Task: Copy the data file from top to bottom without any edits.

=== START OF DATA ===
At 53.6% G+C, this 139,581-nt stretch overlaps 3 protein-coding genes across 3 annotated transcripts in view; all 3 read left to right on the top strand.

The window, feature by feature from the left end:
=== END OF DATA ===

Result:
At 53.6% G+C, this 139,581-nt stretch overlaps 3 protein-coding genes across 3 annotated transcripts in view; all 3 read left to right on the top strand.

The window, feature by feature from the left end: